Changing Values - CRISIS.
by John Powderly FRSA

Welcome back to this series of writings dedicated to the work and worldview of Cultural Dynamics Strategy and Marketing. Here I focus on those periods in our lives when we lose a sense of control - when we experience a crisis.

When Reality and Values Clash

In essence, a crisis arises when our working assumptions and expectations do not match with reality, or our actual experience. It is a time when life becomes smaller, as our attention focuses on what is important - truly important.

This focus and enforced decluttering, combined with the will to do so, can result in a stronger foundation for a happier life. And that stronger foundation needs all three value modes to make it work well.

Settlers and Crisis

Named after communities of people who were willing to go back to basics and to start from the ground up, we are able to re-build a new life when circumstances demand it. At first, this may sound like a contradiction, because we are often seen as people who resist change, but this is only part of the picture. We are able to start again when we perceive it to be a matter of survival - physical survival and/or the survival of our long-held values.

So, we can reboot our lives, but we tend to create the same kind of life and lifestyle in a different place, such as emigrating abroad and continuing to socialise with ex-patriots.

We All Have Settler Needs

Initially, any form of change is very scary but, if pushed to our limits, a different side of our nature can come to the fore. And this side of our nature will also draw on some of our Settler consciousness, as our instincts for survival kick in.

When we talk about Settlers, we refer to individuals whose primary motivations are for safety and security; however, it is important to remember that we all like to feel safe and secure to various degrees. Every Prospector and every Pioneer also has to strive to satisfy their Settler needs, even though these needs are no longer centre stage. These universal needs are particularly evident when a group, a community, an organisation or a country is going through a crisis or experiencing some kind of disaster. This is often when people come together and support each other against the backdrop of a shared external threat.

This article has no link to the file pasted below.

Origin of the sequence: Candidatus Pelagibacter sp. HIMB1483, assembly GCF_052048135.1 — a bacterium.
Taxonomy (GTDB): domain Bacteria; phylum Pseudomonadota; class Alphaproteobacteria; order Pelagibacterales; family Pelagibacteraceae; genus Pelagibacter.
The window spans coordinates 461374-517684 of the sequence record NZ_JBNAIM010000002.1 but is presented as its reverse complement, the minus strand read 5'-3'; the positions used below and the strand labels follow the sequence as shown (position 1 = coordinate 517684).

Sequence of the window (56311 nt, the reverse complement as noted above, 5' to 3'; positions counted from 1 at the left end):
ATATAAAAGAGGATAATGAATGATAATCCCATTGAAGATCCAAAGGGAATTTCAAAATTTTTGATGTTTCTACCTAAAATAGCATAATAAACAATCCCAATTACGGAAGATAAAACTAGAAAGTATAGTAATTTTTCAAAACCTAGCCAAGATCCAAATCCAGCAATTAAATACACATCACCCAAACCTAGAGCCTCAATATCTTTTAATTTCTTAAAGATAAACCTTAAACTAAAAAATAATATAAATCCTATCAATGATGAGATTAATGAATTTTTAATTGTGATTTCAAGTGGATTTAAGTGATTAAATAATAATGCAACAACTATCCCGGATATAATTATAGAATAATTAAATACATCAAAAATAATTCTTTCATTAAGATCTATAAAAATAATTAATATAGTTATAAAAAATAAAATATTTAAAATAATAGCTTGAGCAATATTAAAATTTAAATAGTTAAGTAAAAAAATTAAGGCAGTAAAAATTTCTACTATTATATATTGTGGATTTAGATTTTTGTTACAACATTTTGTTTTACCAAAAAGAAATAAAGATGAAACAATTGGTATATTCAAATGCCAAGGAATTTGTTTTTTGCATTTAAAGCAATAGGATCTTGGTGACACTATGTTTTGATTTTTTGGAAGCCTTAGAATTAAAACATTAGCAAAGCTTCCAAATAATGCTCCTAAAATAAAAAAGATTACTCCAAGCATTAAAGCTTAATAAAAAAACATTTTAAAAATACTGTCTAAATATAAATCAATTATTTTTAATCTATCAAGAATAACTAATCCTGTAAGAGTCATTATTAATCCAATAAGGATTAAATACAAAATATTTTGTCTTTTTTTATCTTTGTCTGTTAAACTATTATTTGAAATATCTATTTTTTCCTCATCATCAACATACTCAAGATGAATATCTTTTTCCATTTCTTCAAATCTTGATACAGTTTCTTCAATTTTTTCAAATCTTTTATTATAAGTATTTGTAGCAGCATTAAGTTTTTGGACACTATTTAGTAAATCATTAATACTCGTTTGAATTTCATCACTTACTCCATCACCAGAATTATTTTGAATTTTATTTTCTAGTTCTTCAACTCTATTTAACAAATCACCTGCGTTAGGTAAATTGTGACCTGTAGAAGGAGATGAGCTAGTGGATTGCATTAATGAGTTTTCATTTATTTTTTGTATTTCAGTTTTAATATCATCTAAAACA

When people look back at such times, they often recall the shared horrors alongside a shared sense of purpose and deep memories of being there for each other. If a nation or community loses touch with its Settler needs it is likely to suffer badly - perhaps even collapse.

Prospectors and Crisis

As Prospectors, the real challenges start when life forces us to tighten our belts and to start being more careful with our finances. This may be when we retreat back into being a Settler whose energy starts to take centre stage. That said, we never forget our Prospector needs and aspirations. When negative forces predominate, a well-timed retreat can be a good move, in order to keep our energy up and allow us to persevere. A confident retreat is not to be confused with escape or surrender.

During periods of recession the sale of lower priced luxuries increases, such as chocolate. This appears to be a symptom of our Prospector need to push the boat out, combined with the pragmatism of our internal Settler to reduce the size of the pool where we swim.

Moving from Prospector to Pioneer

When we change our centre of gravity and move from the need for external validation to internal, personal validation of the way we think, feel and act, this is likely to be experienced as a crisis. This may be a crisis of conscience, when we are faced with a moral dilemma, or an existential crisis when we recognise that the role and the path that we have adopted in life has started to lose its meaning for us.

Elsewhere I have written an article dedicated to this transition called "When Your Path Disappears"

Crisis and Pioneers

At our best, as Pioneers, we are very resilient in the face of major change. We are able to adapt to external change, whilst remaining open to diverse views and options. This is both our strength and weakness.

It is our strength when our flexibility works in partnership with the focused energy of our internal Prospector and the grounded awareness of our internal Settler. And it is our weakness when we get lost in our internal world of questions-and-no-answers, neglect our relationships (Prospector focus) and lose appreciation for everyday practicalities (Settler focus).

Something missing?

What would your life or your organisation be like without Settlers, or an appreciation for Settler consciousness? What kind of crises would this trigger?

What would your life or your organisation be like without Prospectors, or an appreciation for Prospector consciousness? What kind of crises would this trigger?

What would your life or your organisation be like without Pioneers, or an appreciation for Pioneer consciousness? What kind of crises would this trigger?

Something to ponder ....

It may even help you prevent an emerging crisis.

N.B. All views and opinions expressed through these writings are solely my own, and do not necessarily represent the views of Cultural Dynamics.

John. email: